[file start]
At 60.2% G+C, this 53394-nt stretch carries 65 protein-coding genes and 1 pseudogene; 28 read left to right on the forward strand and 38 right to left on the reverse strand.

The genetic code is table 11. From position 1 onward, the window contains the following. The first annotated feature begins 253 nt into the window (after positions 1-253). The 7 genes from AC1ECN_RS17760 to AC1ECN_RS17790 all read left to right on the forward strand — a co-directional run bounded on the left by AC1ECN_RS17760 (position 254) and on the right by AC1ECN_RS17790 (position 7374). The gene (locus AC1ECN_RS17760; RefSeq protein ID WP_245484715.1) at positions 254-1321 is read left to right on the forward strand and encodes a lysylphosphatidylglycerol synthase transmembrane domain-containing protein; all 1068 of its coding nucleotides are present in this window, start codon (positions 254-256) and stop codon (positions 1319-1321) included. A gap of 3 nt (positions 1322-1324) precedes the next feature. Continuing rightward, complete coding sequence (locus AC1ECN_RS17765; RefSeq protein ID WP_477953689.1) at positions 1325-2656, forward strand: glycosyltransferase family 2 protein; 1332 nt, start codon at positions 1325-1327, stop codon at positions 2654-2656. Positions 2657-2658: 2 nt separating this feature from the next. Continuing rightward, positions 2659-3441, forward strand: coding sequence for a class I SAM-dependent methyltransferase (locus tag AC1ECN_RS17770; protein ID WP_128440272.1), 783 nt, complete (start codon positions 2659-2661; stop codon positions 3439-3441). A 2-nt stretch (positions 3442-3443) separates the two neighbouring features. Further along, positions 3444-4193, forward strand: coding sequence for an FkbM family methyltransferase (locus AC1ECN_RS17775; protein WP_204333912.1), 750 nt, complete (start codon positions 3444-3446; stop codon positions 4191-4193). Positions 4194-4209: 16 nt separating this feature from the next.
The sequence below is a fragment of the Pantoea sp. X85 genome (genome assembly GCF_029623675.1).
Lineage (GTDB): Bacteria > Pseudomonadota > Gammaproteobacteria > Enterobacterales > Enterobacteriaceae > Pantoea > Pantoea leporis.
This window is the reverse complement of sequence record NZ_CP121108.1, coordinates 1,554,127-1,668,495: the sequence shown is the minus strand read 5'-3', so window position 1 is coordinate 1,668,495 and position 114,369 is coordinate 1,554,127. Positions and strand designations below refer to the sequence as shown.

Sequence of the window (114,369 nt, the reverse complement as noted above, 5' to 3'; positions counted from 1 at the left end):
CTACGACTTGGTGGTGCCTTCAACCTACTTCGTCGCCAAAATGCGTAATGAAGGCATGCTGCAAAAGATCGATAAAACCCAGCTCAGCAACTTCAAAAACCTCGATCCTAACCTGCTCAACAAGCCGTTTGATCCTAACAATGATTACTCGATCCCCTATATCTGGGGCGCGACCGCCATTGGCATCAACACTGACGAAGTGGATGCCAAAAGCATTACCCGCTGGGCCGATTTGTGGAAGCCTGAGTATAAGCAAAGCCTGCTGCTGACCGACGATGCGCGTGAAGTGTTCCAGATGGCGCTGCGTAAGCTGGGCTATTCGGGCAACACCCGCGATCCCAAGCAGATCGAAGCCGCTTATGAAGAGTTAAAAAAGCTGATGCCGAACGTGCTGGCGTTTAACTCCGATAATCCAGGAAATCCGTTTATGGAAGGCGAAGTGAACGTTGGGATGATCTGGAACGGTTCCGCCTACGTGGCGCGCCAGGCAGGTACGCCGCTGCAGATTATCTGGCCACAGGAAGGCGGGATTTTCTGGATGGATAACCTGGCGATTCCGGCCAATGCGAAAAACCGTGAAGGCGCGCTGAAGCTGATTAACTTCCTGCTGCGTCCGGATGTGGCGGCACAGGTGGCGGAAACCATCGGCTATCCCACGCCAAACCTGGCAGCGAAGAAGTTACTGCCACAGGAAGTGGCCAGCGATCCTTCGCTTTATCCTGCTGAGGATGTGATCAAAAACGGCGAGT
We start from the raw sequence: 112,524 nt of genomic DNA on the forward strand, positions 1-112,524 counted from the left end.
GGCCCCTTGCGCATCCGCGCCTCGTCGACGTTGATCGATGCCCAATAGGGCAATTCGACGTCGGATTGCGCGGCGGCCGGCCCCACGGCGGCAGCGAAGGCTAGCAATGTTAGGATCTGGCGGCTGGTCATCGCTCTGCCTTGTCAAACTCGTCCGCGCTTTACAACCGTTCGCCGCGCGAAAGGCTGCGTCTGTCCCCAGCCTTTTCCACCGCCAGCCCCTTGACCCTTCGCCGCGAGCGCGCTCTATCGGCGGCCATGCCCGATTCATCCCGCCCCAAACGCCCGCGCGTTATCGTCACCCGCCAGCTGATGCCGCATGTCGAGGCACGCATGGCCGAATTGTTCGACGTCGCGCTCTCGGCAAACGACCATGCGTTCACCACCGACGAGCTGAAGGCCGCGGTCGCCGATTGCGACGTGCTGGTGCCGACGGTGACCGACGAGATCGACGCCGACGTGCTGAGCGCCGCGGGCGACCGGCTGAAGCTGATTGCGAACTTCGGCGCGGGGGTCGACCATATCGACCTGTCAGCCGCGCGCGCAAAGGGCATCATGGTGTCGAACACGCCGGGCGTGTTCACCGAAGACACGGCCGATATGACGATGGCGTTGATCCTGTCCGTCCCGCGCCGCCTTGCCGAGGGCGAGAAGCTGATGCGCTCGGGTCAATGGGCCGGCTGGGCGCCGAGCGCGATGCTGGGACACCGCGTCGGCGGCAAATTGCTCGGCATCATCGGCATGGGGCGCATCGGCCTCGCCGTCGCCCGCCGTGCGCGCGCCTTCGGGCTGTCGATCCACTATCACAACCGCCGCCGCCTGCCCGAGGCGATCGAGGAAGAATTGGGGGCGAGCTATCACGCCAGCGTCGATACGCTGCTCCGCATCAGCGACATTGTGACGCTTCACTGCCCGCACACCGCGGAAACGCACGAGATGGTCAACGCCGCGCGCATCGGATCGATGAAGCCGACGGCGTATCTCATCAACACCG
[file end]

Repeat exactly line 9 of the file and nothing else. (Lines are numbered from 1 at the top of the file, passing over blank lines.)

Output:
GGCCCCTTGCGCATCCGCGCCTCGTCGACGTTGATCGATGCCCAATAGGGCAATTCGACGTCGGATTGCGCGGCGGCCGGCCCCACGGCGGCAGCGAAGGCTAGCAATGTTAGGATCTGGCGGCTGGTCATCGCTCTGCCTTGTCAAACTCGTCCGCGCTTTACAACCGTTCGCCGCGCGAAAGGCTGCGTCTGTCCCCAGCCTTTTCCACCGCCAGCCCCTTGACCCTTCGCCGCGAGCGCGCTCTATCGGCGGCCATGCCCGATTCATCCCGCCCCAAACGCCCGCGCGTTATCGTCACCCGCCAGCTGATGCCGCATGTCGAGGCACGCATGGCCGAATTGTTCGACGTCGCGCTCTCGGCAAACGACCATGCGTTCACCACCGACGAGCTGAAGGCCGCGGTCGCCGATTGCGACGTGCTGGTGCCGACGGTGACCGACGAGATCGACGCCGACGTGCTGAGCGCCGCGGGCGACCGGCTGAAGCTGATTGCGAACTTCGGCGCGGGGGTCGACCATATCGACCTGTCAGCCGCGCGCGCAAAGGGCATCATGGTGTCGAACACGCCGGGCGTGTTCACCGAAGACACGGCCGATATGACGATGGCGTTGATCCTGTCCGTCCCGCGCCGCCTTGCCGAGGGCGAGAAGCTGATGCGCTCGGGTCAATGGGCCGGCTGGGCGCCGAGCGCGATGCTGGGACACCGCGTCGGCGGCAAATTGCTCGGCATCATCGGCATGGGGCGCATCGGCCTCGCCGTCGCCCGCCGTGCGCGCGCCTTCGGGCTGTCGATCCACTATCACAACCGCCGCCGCCTGCCCGAGGCGATCGAGGAAGAATTGGGGGCGAGCTATCACGCCAGCGTCGATACGCTGCTCCGCATCAGCGACATTGTGACGCTTCACTGCCCGCACACCGCGGAAACGCACGAGATGGTCAACGCCGCGCGCATCGGATCGATGAAGCCGACGGCGTATCTCATCAACACCG